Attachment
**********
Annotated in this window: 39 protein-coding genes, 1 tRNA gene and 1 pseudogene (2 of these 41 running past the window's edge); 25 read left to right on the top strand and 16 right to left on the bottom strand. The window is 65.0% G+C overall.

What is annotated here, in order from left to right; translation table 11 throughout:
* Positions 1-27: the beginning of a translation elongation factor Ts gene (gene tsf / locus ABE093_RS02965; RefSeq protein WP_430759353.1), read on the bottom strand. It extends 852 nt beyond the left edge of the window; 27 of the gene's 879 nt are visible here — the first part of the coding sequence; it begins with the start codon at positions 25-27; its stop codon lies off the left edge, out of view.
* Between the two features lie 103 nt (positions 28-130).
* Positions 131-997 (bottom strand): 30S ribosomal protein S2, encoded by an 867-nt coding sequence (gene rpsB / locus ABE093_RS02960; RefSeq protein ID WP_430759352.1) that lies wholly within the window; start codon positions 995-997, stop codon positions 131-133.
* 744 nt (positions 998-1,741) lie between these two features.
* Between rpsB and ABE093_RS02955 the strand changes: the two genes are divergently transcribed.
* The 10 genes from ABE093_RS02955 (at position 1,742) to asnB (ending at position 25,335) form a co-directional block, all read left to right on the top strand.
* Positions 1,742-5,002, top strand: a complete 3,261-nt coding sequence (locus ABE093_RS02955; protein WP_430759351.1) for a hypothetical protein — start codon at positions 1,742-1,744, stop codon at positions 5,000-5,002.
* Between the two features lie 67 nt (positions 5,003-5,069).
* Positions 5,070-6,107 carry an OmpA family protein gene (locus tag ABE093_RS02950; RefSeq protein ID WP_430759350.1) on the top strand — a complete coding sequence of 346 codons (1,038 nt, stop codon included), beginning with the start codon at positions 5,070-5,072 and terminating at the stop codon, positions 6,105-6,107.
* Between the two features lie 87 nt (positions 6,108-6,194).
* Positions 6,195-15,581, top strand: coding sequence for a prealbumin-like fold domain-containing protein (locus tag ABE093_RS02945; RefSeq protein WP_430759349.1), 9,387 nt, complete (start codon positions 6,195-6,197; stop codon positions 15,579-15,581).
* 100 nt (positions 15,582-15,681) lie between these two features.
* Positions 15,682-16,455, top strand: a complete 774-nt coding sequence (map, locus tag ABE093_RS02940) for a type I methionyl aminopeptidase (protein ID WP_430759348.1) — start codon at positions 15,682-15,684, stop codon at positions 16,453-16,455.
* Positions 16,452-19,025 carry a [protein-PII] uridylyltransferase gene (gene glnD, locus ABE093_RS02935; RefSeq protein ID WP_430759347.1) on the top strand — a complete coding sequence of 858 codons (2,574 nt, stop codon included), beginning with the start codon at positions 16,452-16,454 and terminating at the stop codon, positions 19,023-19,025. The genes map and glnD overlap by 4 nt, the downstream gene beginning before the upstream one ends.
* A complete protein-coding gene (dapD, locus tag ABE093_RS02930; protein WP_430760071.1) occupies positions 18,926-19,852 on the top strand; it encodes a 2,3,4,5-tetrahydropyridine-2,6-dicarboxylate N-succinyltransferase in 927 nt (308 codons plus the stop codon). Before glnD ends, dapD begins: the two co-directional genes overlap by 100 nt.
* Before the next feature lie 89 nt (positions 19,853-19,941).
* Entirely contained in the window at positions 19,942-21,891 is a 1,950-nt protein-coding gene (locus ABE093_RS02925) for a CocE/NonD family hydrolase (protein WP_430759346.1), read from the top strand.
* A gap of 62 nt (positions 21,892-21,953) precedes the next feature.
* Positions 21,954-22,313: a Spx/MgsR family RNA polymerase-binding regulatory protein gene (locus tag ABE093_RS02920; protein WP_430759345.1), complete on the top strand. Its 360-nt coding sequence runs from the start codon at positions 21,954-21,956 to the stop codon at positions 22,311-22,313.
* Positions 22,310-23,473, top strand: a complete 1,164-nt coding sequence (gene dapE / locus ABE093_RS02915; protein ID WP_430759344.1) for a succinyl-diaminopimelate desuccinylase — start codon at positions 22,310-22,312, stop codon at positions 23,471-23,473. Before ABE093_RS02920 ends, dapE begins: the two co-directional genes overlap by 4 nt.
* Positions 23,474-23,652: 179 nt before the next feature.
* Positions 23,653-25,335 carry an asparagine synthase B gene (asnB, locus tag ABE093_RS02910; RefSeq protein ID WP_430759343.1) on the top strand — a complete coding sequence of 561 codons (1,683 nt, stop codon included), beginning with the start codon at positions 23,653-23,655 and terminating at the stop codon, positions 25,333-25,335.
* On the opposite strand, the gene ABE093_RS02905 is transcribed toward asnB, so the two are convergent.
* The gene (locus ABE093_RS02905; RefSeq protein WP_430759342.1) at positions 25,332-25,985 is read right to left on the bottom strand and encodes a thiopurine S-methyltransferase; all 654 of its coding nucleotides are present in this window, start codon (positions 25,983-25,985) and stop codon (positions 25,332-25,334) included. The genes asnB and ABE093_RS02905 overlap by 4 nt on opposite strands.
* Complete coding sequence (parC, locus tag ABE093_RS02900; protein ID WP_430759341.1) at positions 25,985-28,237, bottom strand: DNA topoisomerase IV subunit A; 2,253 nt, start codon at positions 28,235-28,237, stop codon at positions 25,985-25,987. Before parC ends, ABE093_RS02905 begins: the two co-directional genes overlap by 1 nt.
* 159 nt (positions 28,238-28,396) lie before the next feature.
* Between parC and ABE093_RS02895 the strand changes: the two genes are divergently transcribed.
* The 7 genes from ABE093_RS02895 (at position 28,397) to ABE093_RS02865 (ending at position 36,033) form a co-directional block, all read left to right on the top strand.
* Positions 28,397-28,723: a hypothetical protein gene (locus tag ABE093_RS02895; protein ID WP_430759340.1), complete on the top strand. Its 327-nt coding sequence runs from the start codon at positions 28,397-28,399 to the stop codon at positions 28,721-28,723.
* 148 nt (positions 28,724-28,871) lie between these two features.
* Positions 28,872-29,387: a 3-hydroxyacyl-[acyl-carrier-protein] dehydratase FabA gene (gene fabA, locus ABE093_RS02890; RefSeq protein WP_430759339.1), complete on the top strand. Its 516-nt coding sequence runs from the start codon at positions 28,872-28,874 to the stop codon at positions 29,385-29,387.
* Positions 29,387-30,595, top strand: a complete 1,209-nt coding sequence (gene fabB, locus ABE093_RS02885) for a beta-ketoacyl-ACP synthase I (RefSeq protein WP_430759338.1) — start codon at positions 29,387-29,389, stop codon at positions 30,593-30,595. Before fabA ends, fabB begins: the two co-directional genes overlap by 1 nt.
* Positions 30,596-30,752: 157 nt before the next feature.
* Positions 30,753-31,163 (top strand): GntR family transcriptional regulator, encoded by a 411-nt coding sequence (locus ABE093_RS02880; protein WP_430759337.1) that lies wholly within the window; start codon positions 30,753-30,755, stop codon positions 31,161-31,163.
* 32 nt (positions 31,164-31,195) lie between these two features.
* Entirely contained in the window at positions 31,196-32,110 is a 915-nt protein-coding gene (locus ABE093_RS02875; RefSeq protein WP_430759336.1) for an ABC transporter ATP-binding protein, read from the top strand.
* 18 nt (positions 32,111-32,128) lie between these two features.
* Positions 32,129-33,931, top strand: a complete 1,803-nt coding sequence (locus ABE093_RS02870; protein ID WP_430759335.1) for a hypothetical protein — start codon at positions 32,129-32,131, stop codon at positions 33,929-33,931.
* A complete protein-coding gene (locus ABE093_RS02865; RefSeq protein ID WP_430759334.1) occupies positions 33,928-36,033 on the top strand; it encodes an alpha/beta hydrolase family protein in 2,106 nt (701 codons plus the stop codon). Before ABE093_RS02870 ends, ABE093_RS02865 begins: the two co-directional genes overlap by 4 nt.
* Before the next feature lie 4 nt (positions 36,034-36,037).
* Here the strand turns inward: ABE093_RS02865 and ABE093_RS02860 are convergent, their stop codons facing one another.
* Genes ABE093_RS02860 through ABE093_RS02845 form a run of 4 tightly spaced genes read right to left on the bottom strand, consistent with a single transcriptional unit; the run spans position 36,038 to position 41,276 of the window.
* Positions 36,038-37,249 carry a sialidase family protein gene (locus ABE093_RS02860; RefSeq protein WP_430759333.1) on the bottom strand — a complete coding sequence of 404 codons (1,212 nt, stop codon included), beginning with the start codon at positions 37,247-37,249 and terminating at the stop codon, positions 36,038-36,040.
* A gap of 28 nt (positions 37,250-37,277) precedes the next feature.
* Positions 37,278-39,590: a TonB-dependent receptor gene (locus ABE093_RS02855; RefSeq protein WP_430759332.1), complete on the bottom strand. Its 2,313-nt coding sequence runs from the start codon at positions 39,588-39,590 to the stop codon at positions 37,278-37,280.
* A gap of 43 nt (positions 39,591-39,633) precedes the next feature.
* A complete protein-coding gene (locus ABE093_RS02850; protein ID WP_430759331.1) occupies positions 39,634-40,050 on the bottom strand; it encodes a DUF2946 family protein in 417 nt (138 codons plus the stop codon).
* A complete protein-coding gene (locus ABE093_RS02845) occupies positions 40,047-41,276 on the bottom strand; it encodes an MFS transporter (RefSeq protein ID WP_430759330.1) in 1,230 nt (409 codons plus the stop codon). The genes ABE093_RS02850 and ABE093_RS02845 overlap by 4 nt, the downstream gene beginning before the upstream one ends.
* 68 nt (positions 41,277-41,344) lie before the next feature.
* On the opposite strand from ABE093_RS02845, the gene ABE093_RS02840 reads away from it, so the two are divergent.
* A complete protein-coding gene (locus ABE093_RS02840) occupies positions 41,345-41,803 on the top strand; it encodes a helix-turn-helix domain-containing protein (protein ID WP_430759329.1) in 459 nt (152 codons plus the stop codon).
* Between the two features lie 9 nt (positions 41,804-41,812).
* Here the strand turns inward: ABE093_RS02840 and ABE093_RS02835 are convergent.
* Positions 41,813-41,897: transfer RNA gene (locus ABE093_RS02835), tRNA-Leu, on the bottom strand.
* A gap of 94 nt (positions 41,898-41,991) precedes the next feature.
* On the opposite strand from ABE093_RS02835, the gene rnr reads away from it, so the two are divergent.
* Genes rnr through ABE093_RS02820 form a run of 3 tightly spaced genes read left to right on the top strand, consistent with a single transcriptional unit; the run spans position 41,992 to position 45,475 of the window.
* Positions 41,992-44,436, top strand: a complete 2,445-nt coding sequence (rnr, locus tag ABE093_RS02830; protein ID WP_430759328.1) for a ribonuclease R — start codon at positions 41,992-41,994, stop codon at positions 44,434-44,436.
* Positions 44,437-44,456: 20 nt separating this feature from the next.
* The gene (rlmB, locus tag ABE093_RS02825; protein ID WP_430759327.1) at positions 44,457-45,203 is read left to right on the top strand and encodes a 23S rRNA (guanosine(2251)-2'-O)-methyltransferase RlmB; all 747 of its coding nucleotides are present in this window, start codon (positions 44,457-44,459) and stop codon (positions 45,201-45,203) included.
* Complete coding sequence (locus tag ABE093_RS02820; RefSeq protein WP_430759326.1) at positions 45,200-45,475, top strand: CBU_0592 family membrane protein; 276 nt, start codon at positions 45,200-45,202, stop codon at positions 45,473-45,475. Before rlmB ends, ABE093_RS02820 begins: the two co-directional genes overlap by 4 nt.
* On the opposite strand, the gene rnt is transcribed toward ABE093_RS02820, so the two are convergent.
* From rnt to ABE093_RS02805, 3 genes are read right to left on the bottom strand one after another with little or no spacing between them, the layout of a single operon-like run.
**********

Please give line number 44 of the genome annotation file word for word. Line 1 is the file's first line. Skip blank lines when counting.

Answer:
* Genes ABE093_RS02860 through ABE093_RS02845 form a run of 4 tightly spaced genes read right to left on the bottom strand, consistent with a single transcriptional unit; the run spans position 36,038 to position 41,276 of the window.